Episode Two: Monster Hunting: Scene 15

I ventured out about 15 minutes later, followed by the sales assistant’s glare. He clearly didn’t want to have anything to do with me.

I couldn’t blame him, really. It wasn’t like I’d had any intention of actually buying anything. But the bird was still there. It didn’t actually stoop on me right away, though. It swooped above me so close I felt the beating of its wings as wind, heard a cry that struck to my soul.

No words in that cry. Just an attempt to instill panicking fear. It didn’t want to take me on in a fair fight and I felt heartened by that, even as I wished I had a sword. Unfortunately, I couldn’t really carry one.

What was that old TV show where the characters could hide swords in any outfit? I didn’t have that ability.

So, I ducked into a different store. This one sold customized frozen yoghurt. You took your cup, added scoops of whatever flavors you wanted, your own toppings. I started to put a cup together, all the while thinking what kind of weapon I could use against that thing.

I could tell it’s fear cry hadn’t had the desired effect on me. It hadn’t quite worked. That made me feel a little bit…better about my self. I was strong enough. I was strong enough to beat it.

I just didn’t have any way to do so. I couldn’t grab a flying thing and bring it down by mere strength. Bullets wouldn’t work even if I wouldn’t get arrested for shooting at it. I began to understand Thea’s frustration with what she called “civilization” in a darkly sardonic way, meant as no compliment.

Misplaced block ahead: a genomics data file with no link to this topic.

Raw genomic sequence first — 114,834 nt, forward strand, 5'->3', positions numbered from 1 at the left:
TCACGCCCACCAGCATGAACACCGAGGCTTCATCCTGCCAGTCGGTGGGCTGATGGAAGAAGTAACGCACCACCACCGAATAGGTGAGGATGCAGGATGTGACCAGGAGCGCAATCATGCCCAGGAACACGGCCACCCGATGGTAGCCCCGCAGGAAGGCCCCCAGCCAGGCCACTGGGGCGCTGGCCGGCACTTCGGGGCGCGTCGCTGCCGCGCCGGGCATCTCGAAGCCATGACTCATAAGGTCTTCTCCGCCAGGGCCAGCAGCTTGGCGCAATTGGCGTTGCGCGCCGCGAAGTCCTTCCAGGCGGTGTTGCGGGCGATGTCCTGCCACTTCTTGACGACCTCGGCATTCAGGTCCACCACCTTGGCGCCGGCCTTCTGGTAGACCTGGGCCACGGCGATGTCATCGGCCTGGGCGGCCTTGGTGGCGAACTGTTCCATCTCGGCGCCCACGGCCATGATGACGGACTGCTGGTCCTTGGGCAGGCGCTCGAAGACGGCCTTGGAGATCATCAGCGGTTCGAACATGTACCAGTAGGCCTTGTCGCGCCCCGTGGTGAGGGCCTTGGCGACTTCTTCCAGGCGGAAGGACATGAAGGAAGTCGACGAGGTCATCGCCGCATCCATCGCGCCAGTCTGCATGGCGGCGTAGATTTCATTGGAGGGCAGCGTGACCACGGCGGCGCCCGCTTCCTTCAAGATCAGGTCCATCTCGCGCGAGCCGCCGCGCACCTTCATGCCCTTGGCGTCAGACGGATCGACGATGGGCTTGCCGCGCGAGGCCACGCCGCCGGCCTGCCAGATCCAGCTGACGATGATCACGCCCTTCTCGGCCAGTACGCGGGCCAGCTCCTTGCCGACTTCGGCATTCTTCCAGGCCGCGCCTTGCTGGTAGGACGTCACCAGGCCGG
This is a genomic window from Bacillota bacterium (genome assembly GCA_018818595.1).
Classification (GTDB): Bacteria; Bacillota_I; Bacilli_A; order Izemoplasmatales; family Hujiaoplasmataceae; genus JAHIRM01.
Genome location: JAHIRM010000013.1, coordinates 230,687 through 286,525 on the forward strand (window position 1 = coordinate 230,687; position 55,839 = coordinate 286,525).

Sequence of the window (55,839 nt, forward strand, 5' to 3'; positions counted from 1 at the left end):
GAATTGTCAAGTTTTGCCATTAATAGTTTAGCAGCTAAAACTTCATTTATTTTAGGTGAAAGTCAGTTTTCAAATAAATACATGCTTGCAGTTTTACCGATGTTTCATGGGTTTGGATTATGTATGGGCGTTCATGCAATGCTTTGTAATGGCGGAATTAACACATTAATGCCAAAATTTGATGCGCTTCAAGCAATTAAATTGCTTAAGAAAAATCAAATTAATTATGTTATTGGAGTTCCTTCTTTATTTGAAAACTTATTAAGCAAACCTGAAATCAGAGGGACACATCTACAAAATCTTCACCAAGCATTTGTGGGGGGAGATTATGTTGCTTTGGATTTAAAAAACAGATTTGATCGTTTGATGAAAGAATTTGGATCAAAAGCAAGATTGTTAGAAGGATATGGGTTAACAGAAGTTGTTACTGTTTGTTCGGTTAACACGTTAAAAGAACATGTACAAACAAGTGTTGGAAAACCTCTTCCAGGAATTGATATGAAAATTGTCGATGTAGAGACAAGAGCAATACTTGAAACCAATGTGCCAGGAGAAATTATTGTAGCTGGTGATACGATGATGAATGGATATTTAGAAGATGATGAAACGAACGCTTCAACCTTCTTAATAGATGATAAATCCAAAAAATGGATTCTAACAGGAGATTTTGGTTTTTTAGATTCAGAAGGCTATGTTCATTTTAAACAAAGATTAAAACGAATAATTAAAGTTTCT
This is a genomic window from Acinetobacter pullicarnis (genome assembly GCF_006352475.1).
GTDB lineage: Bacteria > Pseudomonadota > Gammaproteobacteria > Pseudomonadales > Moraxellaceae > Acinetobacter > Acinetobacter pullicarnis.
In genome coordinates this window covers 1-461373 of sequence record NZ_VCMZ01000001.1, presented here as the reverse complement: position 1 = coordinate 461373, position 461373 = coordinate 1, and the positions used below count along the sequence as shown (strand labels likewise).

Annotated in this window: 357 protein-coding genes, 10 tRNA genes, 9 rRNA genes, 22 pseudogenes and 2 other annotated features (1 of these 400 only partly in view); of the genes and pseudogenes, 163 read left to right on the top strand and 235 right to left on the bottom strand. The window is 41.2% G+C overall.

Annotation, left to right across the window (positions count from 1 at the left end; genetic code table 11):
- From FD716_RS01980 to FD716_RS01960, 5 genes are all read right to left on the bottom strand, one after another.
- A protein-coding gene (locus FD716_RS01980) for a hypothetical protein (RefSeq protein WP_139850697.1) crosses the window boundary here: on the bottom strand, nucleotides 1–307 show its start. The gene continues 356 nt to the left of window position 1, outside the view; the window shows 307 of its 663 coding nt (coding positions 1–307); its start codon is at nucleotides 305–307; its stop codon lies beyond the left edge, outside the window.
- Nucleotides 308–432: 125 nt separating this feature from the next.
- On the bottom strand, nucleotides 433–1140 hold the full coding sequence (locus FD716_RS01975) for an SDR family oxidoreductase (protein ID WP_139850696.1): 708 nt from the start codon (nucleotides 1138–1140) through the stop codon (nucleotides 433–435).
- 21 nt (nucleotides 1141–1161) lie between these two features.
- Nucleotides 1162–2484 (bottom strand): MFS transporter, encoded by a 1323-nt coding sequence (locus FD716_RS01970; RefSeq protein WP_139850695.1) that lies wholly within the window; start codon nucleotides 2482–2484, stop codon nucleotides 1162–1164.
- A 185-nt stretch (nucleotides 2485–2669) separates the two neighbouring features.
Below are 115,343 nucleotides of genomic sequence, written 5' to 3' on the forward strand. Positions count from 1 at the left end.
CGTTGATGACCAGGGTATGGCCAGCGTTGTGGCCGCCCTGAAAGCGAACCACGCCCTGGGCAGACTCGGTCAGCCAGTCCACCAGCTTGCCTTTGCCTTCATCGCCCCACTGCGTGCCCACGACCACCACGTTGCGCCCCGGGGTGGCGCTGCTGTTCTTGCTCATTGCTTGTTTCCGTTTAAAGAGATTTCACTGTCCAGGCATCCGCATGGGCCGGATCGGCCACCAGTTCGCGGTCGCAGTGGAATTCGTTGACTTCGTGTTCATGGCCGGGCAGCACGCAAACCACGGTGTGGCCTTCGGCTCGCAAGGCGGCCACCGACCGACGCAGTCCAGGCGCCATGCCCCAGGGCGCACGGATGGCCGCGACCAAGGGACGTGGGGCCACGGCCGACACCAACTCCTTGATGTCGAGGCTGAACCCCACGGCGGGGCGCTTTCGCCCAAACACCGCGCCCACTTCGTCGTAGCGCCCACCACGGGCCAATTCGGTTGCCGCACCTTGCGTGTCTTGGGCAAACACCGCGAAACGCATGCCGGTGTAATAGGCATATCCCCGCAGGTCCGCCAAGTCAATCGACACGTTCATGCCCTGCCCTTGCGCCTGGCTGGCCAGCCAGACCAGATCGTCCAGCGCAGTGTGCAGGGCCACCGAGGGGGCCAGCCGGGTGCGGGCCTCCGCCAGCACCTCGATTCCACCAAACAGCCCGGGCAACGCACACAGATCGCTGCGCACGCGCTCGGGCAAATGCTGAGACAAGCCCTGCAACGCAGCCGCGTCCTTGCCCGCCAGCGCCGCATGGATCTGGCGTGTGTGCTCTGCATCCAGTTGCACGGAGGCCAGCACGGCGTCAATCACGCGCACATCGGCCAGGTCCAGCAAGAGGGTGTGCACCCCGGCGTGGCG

She didn’t like the rule of law…or at least not the rule of law as it was. There was something about her that wasn’t…

…maybe she was an alien. Maybe I was, like Skye in Agents of S.H.I.E.L.D. Alien. Dropped out of the sky with my memory wiped. Except for all the people trying to kill me. And now this bird.

I finished putting together my froyo cone, paid for it by weight, and then sat at one of the two plastic tables inside, looking out the window.

Maybe it would shapeshift into a human and come in here.

The hair on the back of my neck prickled at the thought. I glanced at the door, but the only person coming in was an overweight, middle-aged woman, dragging a couple of squalling brats with her. I wasn’t one to be bothered by small children, but these two were definitely not happy.

Hopefully the froyo would silence them. That was clearly their mother’s plan. But I knew she wasn’t a monster in disguise.
The kids might be monsters, but they weren’t particularly disguised.

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